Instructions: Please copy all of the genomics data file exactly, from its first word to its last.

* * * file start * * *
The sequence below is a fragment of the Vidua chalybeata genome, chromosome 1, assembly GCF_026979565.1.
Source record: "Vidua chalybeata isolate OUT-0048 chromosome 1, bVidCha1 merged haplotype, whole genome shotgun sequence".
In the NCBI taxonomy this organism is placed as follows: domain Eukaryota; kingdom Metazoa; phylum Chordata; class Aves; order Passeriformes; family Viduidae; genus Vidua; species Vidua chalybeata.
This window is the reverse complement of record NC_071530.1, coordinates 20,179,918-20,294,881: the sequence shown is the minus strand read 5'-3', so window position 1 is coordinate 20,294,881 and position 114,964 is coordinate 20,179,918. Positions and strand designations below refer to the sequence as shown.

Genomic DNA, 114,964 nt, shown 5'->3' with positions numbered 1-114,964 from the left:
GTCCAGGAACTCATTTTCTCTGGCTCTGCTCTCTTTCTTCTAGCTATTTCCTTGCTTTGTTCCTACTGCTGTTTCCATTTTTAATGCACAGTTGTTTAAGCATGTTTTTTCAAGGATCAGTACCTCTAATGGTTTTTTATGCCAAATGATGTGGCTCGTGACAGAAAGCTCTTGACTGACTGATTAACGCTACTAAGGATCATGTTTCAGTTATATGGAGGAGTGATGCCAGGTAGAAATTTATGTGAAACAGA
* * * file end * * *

The sequence below is a fragment of the Vidua chalybeata genome, chromosome 1, assembly GCF_026979565.1.
Source record: "Vidua chalybeata isolate OUT-0048 chromosome 1, bVidCha1 merged haplotype, whole genome shotgun sequence".
In the NCBI taxonomy this organism is placed as follows: domain Eukaryota; kingdom Metazoa; phylum Chordata; class Aves; order Passeriformes; family Viduidae; genus Vidua; species Vidua chalybeata.
This window is the reverse complement of record NC_071530.1, coordinates 20,179,918-20,294,881: the sequence shown is the minus strand read 5'-3', so window position 1 is coordinate 20,294,881 and position 114,964 is coordinate 20,179,918. Positions and strand designations below refer to the sequence as shown.

Genomic DNA, 114,964 nt, shown 5'->3' with positions numbered 1-114,964 from the left:
GTCCAGGAACTCATTTTCTCTGGCTCTGCTCTCTTTCTTCTAGCTATTTCCTTGCTTTGTTCCTACTGCTGTTTCCATTTTTAATGCACAGTTGTTTAAGCATGTTTTTTCAAGGATCAGTACCTCTAATGGTTTTTTATGCCAAATGATGTGGCTCGTGACAGAAAGCTCTTGACTGACTGATTAACGCTACTAAGGATCATGTTTCAGTTATATGGAGGAGTGATGCCAGGTAGAAATTTATGTGAAACAGA